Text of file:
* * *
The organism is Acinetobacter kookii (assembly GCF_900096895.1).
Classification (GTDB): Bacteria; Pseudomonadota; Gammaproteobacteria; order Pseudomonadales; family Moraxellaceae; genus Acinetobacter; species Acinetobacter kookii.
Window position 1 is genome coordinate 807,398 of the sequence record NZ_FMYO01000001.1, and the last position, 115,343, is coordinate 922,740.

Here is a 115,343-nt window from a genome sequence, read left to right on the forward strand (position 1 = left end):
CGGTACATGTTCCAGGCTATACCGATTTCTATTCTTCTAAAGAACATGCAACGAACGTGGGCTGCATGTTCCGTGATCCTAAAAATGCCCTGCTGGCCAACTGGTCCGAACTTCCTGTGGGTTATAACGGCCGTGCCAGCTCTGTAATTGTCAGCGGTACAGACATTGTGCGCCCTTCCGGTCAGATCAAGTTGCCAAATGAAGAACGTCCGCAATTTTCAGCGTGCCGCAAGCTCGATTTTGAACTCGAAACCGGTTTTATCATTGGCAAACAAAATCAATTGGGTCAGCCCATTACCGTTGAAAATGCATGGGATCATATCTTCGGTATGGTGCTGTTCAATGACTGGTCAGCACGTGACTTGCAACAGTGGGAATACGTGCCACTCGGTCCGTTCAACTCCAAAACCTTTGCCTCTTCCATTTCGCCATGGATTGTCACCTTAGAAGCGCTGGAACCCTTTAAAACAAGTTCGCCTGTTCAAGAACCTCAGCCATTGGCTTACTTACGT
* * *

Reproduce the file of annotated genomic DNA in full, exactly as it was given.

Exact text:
The organism is Acinetobacter kookii (assembly GCF_900096895.1).
Classification (GTDB): Bacteria; Pseudomonadota; Gammaproteobacteria; order Pseudomonadales; family Moraxellaceae; genus Acinetobacter; species Acinetobacter kookii.
Window position 1 is genome coordinate 807,398 of the sequence record NZ_FMYO01000001.1, and the last position, 115,343, is coordinate 922,740.

Here is a 115,343-nt window from a genome sequence, read left to right on the forward strand (position 1 = left end):
CGGTACATGTTCCAGGCTATACCGATTTCTATTCTTCTAAAGAACATGCAACGAACGTGGGCTGCATGTTCCGTGATCCTAAAAATGCCCTGCTGGCCAACTGGTCCGAACTTCCTGTGGGTTATAACGGCCGTGCCAGCTCTGTAATTGTCAGCGGTACAGACATTGTGCGCCCTTCCGGTCAGATCAAGTTGCCAAATGAAGAACGTCCGCAATTTTCAGCGTGCCGCAAGCTCGATTTTGAACTCGAAACCGGTTTTATCATTGGCAAACAAAATCAATTGGGTCAGCCCATTACCGTTGAAAATGCATGGGATCATATCTTCGGTATGGTGCTGTTCAATGACTGGTCAGCACGTGACTTGCAACAGTGGGAATACGTGCCACTCGGTCCGTTCAACTCCAAAACCTTTGCCTCTTCCATTTCGCCATGGATTGTCACCTTAGAAGCGCTGGAACCCTTTAAAACAAGTTCGCCTGTTCAAGAACCTCAGCCATTGGCTTACTTACGT